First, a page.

Different bacteria are known to enter the VBNC state in response to different factors, all of which a cell would normally encounter in natural environments. These include such stresses as elevated or reduced temperature, elevated or reduced osmotic (e.g., salt) concentrations, nutrient starvation, levels of oxygen, and even certain intensities of light.1 In all cases, the inducers of the VBNC state appear to be environmental factors which are potentially injurious to a given bacterial species. For example, while entry into the VBNC state by V. vulnificus (optimum temperature of 37°C) is induced by low (< 10°C) temperature incubation,9 the reverse is true for Pseudomonas fluorescens. One strain of this bacterium, which prefers low temperatures, enters the VBNC state at 37°C.10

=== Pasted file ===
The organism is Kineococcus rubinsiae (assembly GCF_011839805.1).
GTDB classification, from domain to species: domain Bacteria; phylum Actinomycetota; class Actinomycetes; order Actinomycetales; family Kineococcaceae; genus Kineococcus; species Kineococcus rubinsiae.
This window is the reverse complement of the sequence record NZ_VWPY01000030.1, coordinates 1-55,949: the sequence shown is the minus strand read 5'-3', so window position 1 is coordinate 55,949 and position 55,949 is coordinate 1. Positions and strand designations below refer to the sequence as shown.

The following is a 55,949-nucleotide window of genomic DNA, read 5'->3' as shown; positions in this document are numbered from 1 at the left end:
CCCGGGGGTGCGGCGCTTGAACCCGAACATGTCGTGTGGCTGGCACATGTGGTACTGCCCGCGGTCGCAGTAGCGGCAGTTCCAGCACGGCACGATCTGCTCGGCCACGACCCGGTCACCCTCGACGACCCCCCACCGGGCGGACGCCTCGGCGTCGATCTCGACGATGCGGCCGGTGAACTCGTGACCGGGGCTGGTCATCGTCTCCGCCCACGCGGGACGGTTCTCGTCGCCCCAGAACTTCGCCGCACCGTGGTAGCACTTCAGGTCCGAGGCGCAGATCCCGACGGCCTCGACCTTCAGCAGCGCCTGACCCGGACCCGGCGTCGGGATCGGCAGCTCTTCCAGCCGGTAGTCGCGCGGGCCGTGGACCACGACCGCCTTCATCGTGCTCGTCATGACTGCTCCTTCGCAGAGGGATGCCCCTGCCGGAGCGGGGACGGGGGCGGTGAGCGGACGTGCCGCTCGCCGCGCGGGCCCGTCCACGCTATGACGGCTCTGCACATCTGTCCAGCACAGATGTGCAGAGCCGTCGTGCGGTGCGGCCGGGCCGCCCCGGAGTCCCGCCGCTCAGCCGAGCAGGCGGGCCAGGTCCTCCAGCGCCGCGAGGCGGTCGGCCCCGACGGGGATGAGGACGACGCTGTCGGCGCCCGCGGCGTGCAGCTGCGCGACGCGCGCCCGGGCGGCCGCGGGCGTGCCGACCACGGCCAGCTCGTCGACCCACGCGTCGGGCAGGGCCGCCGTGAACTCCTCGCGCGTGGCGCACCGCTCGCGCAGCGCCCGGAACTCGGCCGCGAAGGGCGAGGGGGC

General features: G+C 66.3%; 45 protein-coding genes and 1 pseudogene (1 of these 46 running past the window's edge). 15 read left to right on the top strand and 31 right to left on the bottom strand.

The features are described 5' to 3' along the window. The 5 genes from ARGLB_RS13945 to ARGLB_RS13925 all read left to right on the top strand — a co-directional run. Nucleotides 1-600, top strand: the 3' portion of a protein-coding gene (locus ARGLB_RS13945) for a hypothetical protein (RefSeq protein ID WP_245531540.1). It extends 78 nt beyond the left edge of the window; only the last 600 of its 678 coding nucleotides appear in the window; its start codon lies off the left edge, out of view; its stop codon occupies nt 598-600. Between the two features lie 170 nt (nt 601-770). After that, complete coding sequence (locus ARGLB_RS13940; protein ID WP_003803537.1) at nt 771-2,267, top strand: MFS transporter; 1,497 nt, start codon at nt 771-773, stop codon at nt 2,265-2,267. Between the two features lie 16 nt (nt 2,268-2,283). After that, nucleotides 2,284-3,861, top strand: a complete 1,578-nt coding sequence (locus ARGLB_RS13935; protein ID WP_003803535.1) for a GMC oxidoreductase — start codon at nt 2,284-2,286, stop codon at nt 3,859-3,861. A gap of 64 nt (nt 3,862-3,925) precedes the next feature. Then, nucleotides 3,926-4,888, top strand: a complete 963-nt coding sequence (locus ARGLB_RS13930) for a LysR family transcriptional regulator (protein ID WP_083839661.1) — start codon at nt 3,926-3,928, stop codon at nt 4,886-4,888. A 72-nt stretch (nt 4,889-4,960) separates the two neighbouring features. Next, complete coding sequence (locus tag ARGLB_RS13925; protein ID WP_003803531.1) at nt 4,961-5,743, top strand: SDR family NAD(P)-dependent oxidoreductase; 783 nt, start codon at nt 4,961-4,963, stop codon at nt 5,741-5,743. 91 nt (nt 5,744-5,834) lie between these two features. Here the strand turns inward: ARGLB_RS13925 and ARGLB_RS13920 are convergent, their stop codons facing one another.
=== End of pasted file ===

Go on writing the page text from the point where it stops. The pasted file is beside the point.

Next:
The time required for cells to enter the VBNC state varies markedly with the bacterium and the inducing conditions. Reports of months being required are not uncommon, while others have reported days for the same bacteria. In general, times of a few days to a month seem typical. One factor which has been shown to have a dramatic effect on the time required for lab-grown cells to become nonculturable is the "age" of the cells. We have shown that, whereas V vulnificus cells from the logarithmic phase of growth generally require less than 10 days to become completely nonculturable at 5°C, those taken from the stationary phase require over a month. Indeed, a direct correlation between time required to become nonculturable and the age of the population has been demonstrated.11
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